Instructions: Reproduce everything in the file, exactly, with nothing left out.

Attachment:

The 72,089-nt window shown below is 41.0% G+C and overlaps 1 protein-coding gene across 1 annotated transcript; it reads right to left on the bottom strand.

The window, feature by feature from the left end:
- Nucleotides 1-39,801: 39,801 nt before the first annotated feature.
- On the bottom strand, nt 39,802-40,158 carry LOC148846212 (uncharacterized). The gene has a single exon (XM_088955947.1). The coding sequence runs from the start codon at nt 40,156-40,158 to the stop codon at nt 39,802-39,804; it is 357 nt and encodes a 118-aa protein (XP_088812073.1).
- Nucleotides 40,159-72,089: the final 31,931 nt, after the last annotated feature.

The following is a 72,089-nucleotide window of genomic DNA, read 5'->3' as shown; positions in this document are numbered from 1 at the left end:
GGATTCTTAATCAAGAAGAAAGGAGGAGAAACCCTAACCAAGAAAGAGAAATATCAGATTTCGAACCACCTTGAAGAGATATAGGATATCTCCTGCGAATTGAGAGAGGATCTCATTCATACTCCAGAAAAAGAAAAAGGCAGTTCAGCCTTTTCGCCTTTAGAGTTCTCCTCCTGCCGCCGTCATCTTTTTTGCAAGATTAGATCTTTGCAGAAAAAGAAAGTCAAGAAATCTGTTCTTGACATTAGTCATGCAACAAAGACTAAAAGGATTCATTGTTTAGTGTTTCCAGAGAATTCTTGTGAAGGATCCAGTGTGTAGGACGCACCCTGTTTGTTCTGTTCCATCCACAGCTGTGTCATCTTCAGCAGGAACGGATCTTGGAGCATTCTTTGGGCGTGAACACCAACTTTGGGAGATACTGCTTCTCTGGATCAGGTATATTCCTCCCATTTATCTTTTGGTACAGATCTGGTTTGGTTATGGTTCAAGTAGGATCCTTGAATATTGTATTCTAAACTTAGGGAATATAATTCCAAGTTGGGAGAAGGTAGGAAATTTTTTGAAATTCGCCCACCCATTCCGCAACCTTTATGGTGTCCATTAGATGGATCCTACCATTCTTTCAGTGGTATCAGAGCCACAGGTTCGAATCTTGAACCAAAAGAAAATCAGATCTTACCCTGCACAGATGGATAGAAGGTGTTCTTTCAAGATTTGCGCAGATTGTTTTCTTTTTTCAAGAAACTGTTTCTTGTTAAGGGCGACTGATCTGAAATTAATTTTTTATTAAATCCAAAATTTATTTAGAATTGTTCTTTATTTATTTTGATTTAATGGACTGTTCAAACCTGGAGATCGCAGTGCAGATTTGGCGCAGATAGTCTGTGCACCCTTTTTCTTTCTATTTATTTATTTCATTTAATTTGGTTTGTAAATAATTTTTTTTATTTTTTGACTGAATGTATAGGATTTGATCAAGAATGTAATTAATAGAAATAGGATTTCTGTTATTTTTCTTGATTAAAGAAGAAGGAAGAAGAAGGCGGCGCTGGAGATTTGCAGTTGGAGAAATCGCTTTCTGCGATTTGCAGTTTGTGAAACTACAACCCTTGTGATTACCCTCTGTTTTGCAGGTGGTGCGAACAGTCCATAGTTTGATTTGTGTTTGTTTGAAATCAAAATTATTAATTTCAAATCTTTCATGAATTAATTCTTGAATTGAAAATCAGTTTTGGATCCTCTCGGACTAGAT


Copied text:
The 72,089-nt window shown below is 41.0% G+C and overlaps 1 protein-coding gene across 1 annotated transcript; it reads right to left on the bottom strand.

The window, feature by feature from the left end:
- Nucleotides 1-39,801: 39,801 nt before the first annotated feature.
- On the bottom strand, nt 39,802-40,158 carry LOC148846212 (uncharacterized). The gene has a single exon (XM_088955947.1). The coding sequence runs from the start codon at nt 40,156-40,158 to the stop codon at nt 39,802-39,804; it is 357 nt and encodes a 118-aa protein (XP_088812073.1).
- Nucleotides 40,159-72,089: the final 31,931 nt, after the last annotated feature.

The following is a 72,089-nucleotide window of genomic DNA, read 5'->3' as shown; positions in this document are numbered from 1 at the left end:
GGATTCTTAATCAAGAAGAAAGGAGGAGAAACCCTAACCAAGAAAGAGAAATATCAGATTTCGAACCACCTTGAAGAGATATAGGATATCTCCTGCGAATTGAGAGAGGATCTCATTCATACTCCAGAAAAAGAAAAAGGCAGTTCAGCCTTTTCGCCTTTAGAGTTCTCCTCCTGCCGCCGTCATCTTTTTTGCAAGATTAGATCTTTGCAGAAAAAGAAAGTCAAGAAATCTGTTCTTGACATTAGTCATGCAACAAAGACTAAAAGGATTCATTGTTTAGTGTTTCCAGAGAATTCTTGTGAAGGATCCAGTGTGTAGGACGCACCCTGTTTGTTCTGTTCCATCCACAGCTGTGTCATCTTCAGCAGGAACGGATCTTGGAGCATTCTTTGGGCGTGAACACCAACTTTGGGAGATACTGCTTCTCTGGATCAGGTATATTCCTCCCATTTATCTTTTGGTACAGATCTGGTTTGGTTATGGTTCAAGTAGGATCCTTGAATATTGTATTCTAAACTTAGGGAATATAATTCCAAGTTGGGAGAAGGTAGGAAATTTTTTGAAATTCGCCCACCCATTCCGCAACCTTTATGGTGTCCATTAGATGGATCCTACCATTCTTTCAGTGGTATCAGAGCCACAGGTTCGAATCTTGAACCAAAAGAAAATCAGATCTTACCCTGCACAGATGGATAGAAGGTGTTCTTTCAAGATTTGCGCAGATTGTTTTCTTTTTTCAAGAAACTGTTTCTTGTTAAGGGCGACTGATCTGAAATTAATTTTTTATTAAATCCAAAATTTATTTAGAATTGTTCTTTATTTATTTTGATTTAATGGACTGTTCAAACCTGGAGATCGCAGTGCAGATTTGGCGCAGATAGTCTGTGCACCCTTTTTCTTTCTATTTATTTATTTCATTTAATTTGGTTTGTAAATAATTTTTTTTATTTTTTGACTGAATGTATAGGATTTGATCAAGAATGTAATTAATAGAAATAGGATTTCTGTTATTTTTCTTGATTAAAGAAGAAGGAAGAAGAAGGCGGCGCTGGAGATTTGCAGTTGGAGAAATCGCTTTCTGCGATTTGCAGTTTGTGAAACTACAACCCTTGTGATTACCCTCTGTTTTGCAGGTGGTGCGAACAGTCCATAGTTTGATTTGTGTTTGTTTGAAATCAAAATTATTAATTTCAAATCTTTCATGAATTAATTCTTGAATTGAAAATCAGTTTTGGATCCTCTCGGACTAGAT